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mination to settle it on the permanent foundations of justice and equity; but the first step in this direction is the notice to terminate the existing treaty.
In the debate which ensued, Mr. Sherman, of Ohio, Mr. Collamer, of Vermont, Mr. Morrill, of Maine, Mr. Chandler, of Michigan, Mr. Foot, of Vermont, Mr. Doolittle, of Wisconsin, Mr. Farwell, of Maine, Mr. Conness, of California, Mr. Wilson, of Massachusetts, Mr. Cowan, of Pennsylvania, Mr. Riddle, of Delaware, and Mr. Richardson, of Illinois, spoke in favor of the notice; Mr. Ramsey, of Minnesota, Mr. Howe, of Wisconsin, Mr. Hale, of New Hampshire, and Mr. Hendricks, of Indiana, spoke against it.
January 12th, Mr. Sumner spoke again.
MR. PRESIDENT,- The proposition to terminate the Reciprocity Treaty has been mystified in various ways. There has been mystification because it came from the Committee on Foreign Relations, as if that committee, to which are referred all treaties and questions with foreign powers, was not the proper committee to consider it, according to the usages and traditions of the Senate. Pray, what other committee could so justly deal with it?
There has also been illusiveness in argument, by accumulation of statistics and figures without end. We have been treated to calculations, showing the increase of commerce since the treaty, and also the relative increase of exports and imports. To these calculations I am no stranger; but, after careful study, I am satisfied that it is impossible to find in them any terra firma on which to stand. They are little better than quicksand, or a deceptive mirage.
In the remarks which I submitted to the Senate yesterday I declined to dwell on these calculations, for I saw, that, while involving large amounts, they were un
certain, inconclusive, and inapplicable. With one theory of political economy they seemed to point one way, and with another to point another way. If, for instance, you accept the early theory that commerce is disadvantageous where imports exceed exports, they tell against the treaty; but if you accept the opposite theory of later writers, they tell the other way. All this assumes that they are applicable. But nobody is able to show that the general increase of commerce since the treaty has been caused by the treaty. Other agencies have had their influence; and it is difficult to say what is due to them, and what to the treaty.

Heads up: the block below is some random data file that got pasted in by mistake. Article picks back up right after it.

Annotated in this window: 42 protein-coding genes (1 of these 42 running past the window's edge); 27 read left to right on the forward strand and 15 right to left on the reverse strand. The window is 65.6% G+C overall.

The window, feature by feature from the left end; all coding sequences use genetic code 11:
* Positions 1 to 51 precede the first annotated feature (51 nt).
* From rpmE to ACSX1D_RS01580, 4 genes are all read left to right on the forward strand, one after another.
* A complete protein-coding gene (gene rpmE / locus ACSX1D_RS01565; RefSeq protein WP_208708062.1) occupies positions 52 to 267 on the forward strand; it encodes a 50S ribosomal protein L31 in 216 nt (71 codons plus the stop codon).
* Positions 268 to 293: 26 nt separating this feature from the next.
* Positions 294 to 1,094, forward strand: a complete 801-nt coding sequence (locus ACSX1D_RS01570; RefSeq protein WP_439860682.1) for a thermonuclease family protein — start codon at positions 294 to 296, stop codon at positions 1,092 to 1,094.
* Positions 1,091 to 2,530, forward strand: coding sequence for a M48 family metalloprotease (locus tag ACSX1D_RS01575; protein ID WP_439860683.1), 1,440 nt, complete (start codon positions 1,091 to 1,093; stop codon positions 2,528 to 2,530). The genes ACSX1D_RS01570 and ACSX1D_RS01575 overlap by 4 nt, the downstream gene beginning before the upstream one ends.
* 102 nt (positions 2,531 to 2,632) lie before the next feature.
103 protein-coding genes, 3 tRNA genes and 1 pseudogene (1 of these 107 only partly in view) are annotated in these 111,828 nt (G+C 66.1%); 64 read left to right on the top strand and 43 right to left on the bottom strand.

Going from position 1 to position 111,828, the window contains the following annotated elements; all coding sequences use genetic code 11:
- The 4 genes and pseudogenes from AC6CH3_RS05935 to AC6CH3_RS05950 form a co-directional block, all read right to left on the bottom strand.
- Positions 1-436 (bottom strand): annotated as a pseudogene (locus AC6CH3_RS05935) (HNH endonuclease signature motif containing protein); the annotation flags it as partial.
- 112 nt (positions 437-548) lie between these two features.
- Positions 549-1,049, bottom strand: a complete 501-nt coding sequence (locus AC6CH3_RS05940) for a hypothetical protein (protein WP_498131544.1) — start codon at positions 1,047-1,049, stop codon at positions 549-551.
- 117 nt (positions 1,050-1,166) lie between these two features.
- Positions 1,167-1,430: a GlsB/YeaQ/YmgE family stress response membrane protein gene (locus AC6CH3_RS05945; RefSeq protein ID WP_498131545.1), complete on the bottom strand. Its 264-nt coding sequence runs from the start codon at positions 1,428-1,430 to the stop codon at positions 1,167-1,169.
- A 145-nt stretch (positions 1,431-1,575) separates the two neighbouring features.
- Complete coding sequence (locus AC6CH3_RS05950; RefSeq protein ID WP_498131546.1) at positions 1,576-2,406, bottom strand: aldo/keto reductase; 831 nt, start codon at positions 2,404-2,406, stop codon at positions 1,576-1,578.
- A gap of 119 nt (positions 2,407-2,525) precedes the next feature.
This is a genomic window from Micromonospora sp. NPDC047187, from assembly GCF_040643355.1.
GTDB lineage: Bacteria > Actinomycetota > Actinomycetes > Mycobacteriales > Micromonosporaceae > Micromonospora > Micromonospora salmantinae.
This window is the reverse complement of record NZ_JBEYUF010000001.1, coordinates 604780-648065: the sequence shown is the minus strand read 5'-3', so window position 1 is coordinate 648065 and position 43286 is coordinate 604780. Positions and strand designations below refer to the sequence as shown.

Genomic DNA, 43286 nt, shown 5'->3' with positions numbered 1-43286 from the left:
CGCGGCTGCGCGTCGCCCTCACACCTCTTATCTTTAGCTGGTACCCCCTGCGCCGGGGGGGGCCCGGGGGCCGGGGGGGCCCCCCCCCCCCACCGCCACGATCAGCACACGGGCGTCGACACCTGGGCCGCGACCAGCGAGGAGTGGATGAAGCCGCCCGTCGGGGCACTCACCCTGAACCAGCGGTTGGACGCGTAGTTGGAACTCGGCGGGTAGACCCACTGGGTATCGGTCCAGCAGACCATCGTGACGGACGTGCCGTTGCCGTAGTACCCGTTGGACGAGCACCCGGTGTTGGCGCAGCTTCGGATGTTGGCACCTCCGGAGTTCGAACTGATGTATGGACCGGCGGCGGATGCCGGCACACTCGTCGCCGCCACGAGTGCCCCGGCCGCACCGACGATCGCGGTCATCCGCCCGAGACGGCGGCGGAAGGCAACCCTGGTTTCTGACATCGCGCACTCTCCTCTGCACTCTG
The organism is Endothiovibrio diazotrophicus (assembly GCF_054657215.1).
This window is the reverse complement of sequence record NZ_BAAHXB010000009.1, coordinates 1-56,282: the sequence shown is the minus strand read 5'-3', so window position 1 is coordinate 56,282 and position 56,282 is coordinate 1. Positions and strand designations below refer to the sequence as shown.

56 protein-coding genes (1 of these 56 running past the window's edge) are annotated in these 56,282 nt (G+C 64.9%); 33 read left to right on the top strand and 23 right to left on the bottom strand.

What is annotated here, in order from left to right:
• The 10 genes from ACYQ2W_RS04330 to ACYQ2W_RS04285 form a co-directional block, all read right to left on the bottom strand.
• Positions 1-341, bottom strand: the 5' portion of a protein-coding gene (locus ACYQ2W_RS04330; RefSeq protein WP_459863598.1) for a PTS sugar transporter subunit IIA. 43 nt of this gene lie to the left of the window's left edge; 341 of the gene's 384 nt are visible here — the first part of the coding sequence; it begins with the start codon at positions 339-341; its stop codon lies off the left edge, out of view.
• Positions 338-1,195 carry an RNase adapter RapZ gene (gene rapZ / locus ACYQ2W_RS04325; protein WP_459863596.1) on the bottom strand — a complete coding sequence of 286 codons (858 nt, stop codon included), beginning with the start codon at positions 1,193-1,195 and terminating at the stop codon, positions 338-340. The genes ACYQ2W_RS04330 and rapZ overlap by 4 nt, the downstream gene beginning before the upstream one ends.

In this uncertainty, I prefer to rest the proposition on the simple ground that the national revenue is impaired by this treaty. Authentic figures place this beyond controversy.
I forbear now all details, and content myself with stating the indubitable conclusion. The national revenue is impaired in two ways: first, at the customhouse on our frontier, which, under the operation of the treaty, yields little or nothing, when it might yield much; and, secondly, it is impaired through the check and embarrassment the treaty causes in our internal taxation. There is failure of duties and of excise. It is not enough to say that there is a countervailing advantage in the increase of our commerce. The conclusion is none the less exact, that the national revenue is impaired. And the question is distinctly presented, whether, at this critical moment, in a period of war, when the whole country in its wealth and labor is contributing to the support of Government, any good reason can be assigned why the commerce of Canada should be exempt from contribution. Commerce else